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PLoS One. 2013;8(3):e58490. doi: 10.1371/journal.pone.0058490. Epub 2013 Mar 14.

The expression of SPARC in human intracranial aneurysms and its relationship with MMP-2/-9.

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  • 1Department of Neurosurgery, Qilu Hospital, Shandong University, Jinan, People's Republic of China.



SPARC is a key determinant of invasion and metastasis in some tumors, such as gliomas, melanomas and prostate tumors. SPARC can change the composition and structure of the matrix and promote angiogenesis; these effects are closely related to clinical stage and the prognosis of tumors such as meningiomas. However, little is known about the expression of SPARC in intracranial aneurysms. The goal of this study was to establish the role of SPARC in human intracranial aneurysms.


Thirty-one intracranial aneurysms were immunohistochemically stained for SPARC, MMP-2 and MMP-9. As controls, normal Circle of Willis arteries were similarly immunostained. All specimens were retrieved during autopsies and were embedded in paraffin. To evaluate the expression levels of SPARC, MMP-2 and MMP-9, western blotting was also performed in three available intracranial aneurysm specimens. The limited availability of fresh intracranial aneurysm tissue was the result of the majority of patients choosing endovascular embolization.


The results showed that SPARC, MMP-2 and MMP-9 were strongly expressed in intracranial aneurysm tissues; however, these proteins were expressed minimally or not at all in normal Circle of Willis arteries. The western blot results showed that the expression levels of SPARC, MMP-2 and MMP-9 were significantly up-regulated in intracranial aneurysms relative to the expression levels in the normal Circle of Willis arteries. Data analysis showed that SPARC was significantly correlated with MMP-2 and MMP-9, also with age and risk factors but not with the Hunt-Hess grade or with sex.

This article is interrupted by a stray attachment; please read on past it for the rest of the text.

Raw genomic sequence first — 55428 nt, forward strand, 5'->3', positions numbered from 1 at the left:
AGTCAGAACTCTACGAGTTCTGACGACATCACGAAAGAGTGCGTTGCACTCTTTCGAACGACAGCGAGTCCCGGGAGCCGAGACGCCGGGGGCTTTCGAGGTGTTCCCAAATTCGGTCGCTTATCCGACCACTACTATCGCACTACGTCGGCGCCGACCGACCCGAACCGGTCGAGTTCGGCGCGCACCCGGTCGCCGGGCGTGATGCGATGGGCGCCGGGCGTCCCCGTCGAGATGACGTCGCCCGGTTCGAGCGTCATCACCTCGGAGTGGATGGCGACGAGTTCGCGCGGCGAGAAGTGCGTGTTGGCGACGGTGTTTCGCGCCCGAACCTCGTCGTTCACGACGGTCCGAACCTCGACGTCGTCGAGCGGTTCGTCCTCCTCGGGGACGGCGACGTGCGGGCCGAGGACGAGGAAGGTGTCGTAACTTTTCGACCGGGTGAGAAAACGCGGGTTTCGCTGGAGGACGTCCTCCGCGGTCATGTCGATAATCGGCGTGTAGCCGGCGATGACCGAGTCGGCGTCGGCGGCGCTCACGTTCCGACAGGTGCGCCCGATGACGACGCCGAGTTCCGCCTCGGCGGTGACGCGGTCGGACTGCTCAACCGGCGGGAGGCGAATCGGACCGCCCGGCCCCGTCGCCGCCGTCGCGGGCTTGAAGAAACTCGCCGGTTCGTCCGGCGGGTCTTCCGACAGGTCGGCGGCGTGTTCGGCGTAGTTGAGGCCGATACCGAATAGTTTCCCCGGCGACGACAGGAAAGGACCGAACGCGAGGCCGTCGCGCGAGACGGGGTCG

The results indicate that SPARC is widely expressed in human intracranial aneurysms, and its expression correlates with MMP-2 and MMP-9 expression, age and risk factors but not with the Hunt-Hess grade. The results of this study suggest that SPARC has a pathogenic role in the alteration of the extracellular matrix of intracranial arteries during aneurysm formation.

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